Bilal has labored at the fringes of the R&B world since his 2001 debut. He has relentlessly pursued an iconoclastic sound, putting his classically trained falsetto to work against a shifting fabric of influences, including classic soul, ’90s R&B, hip-hop, jazz, and funk. In a career of left turns, Bilal has again zigged when everyone else is zagging. With In Another Life, though, that left turn feels more like a missed opportunity.
Over the last five years, the audience for R&B and soul has exploded. Artists like Frank Ocean, The Weeknd, and Miguel are proving the commercial viability of original interpretations of classic sounds. As production values get cleaner, sharper, and more electronic, Bilal has staked his latest work on the opposite. In Another Life was produced on analog equipment and relies on live instrumentation, resulting in an immediacy sometimes lacking in the slicker work of his contemporaries. But there is a thin line between raw and unpolished.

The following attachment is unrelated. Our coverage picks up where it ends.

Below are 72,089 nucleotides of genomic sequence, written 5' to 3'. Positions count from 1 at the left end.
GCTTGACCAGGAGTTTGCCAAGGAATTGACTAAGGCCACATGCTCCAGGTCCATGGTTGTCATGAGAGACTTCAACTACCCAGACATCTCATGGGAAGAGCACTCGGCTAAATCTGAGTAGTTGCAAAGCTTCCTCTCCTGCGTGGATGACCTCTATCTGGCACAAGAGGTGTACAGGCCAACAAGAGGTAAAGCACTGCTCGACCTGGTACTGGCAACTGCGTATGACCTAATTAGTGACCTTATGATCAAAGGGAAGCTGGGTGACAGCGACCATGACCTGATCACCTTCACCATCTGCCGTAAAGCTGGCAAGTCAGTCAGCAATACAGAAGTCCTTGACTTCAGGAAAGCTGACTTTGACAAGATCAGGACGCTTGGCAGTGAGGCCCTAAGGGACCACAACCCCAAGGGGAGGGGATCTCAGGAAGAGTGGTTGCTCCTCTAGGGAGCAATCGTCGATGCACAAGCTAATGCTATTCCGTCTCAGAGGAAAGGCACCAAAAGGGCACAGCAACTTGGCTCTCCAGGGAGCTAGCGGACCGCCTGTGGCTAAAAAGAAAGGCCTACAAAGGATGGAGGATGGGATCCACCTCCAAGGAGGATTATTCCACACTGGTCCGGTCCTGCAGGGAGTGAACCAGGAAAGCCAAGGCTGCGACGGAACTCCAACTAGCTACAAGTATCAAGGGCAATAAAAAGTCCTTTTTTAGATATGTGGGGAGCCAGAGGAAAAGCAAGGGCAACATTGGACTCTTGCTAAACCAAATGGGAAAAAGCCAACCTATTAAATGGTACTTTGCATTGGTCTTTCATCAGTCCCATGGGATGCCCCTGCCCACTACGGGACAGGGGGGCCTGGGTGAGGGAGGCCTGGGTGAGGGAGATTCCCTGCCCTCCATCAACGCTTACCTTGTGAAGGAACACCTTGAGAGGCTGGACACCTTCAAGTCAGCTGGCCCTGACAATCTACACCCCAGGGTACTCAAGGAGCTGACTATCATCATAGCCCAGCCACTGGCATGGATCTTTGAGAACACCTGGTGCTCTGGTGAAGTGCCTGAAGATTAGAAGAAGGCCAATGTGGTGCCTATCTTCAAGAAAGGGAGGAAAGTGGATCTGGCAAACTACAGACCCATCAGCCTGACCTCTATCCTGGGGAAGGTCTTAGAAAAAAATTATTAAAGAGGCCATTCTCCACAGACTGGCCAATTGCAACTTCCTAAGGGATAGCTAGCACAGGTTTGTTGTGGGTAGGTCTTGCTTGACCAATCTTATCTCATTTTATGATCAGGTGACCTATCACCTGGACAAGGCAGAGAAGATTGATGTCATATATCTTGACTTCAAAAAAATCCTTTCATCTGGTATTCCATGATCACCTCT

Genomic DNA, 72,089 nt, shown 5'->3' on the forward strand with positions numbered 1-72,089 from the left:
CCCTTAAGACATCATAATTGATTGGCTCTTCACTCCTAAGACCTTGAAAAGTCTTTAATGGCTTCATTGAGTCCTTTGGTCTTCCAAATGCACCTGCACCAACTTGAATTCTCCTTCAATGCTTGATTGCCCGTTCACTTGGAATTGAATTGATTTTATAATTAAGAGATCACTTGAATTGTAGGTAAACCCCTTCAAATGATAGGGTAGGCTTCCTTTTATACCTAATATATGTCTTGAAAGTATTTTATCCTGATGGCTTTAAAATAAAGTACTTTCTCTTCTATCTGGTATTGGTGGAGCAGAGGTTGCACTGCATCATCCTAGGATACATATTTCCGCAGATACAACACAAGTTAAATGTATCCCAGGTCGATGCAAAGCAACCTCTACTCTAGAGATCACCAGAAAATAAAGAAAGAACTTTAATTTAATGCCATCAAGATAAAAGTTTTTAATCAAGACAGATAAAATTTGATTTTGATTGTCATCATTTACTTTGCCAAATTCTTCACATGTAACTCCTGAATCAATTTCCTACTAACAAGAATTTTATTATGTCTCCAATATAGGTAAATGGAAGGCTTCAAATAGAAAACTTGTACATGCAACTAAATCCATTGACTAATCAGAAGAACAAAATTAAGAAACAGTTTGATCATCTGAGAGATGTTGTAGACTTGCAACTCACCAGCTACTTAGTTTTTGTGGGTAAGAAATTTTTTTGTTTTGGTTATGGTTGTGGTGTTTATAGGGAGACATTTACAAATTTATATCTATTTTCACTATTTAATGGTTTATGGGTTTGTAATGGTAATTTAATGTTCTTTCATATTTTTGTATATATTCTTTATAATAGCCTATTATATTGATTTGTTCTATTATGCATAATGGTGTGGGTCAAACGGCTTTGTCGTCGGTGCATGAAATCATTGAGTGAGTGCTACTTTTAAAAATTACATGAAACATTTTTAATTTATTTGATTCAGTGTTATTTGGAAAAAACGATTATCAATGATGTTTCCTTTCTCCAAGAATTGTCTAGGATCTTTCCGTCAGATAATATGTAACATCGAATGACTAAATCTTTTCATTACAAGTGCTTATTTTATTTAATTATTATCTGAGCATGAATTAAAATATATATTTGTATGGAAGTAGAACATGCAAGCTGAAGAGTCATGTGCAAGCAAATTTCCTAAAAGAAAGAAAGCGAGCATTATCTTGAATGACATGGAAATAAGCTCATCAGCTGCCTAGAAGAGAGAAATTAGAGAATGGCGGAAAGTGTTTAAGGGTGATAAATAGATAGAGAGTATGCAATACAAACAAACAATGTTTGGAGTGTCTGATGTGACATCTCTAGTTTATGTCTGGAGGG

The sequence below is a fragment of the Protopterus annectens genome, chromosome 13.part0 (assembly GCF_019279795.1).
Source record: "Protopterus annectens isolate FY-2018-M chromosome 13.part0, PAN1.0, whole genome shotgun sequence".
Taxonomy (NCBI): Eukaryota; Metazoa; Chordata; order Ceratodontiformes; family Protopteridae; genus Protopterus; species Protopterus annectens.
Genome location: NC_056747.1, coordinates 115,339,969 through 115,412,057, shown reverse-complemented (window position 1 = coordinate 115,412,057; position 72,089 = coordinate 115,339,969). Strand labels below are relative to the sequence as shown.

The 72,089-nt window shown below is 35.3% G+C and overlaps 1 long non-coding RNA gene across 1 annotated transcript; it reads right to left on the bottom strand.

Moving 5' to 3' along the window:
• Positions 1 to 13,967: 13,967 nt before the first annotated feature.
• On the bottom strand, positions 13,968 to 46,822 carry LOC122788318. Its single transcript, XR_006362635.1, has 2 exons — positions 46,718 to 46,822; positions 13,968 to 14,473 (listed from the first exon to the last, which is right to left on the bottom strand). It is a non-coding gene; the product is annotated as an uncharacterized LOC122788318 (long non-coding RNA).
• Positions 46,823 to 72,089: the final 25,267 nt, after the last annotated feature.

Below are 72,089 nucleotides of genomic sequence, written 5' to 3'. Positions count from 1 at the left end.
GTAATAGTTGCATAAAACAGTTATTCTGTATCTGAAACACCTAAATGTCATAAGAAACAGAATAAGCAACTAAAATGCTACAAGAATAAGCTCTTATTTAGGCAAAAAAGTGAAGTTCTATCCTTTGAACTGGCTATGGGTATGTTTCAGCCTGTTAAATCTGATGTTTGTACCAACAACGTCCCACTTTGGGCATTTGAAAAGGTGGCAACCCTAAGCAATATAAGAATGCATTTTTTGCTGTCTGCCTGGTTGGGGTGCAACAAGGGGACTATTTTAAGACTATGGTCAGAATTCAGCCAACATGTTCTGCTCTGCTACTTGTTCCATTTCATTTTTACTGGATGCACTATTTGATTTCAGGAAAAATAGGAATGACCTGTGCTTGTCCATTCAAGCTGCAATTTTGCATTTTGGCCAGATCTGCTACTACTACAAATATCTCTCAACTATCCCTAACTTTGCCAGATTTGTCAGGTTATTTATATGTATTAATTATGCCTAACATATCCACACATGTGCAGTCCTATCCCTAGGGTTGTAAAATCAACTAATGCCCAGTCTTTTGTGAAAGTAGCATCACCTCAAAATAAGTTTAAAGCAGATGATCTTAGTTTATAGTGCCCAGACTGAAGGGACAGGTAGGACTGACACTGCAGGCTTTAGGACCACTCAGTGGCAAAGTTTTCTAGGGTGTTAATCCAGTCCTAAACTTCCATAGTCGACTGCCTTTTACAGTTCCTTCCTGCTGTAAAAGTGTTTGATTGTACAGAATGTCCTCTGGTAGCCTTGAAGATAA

Bilal teams with Adrian Younge on In Another Life, a composer/producer who specializes in reinterpreting ’60s and ’70s funk and soul. The dedication to live instrumentation is immediately obvious; the album crackles with vitality. The hi-hat is loose and splashy on album opener “Sirens II”, and you could be resting your elbows on the piano throughout “I Really Don’t Care”. At its strongest, this immediacy is transportive. But at its weakest, like on meandering “Star Now” or over-aggressive “Lunatic”, the rough edges overlap and disappear into a blur. Some instruments feel too high in the mix, typically the drums, and the ensuing chaos threatens to consume the rest.
Several of the strongest tracks on In Another Life feature other genre-bending artists. On “Pleasure Toy”, Big K.R.I.T. lends a predictably slick verse, and Kendrick Lamar simply shreds the last third of “Money Over Love”. Bilal sounds great while trading verses and joining in harmony with New Zealand singer Kimbra on “Holding It Back”.
The time feels right for Bilal to share the crossover success of his contemporaries, but this isn’t the album that’s going to do it. He gets major points for continuing to stand behind his artistic vision and this album will likely satisfy longtime fans, even if it isn’t the breakthrough he has been hinting at for over a decade.
Essential Tracks: “Money Over Love”, “Holding It Back”, and “Bury Me Next to You”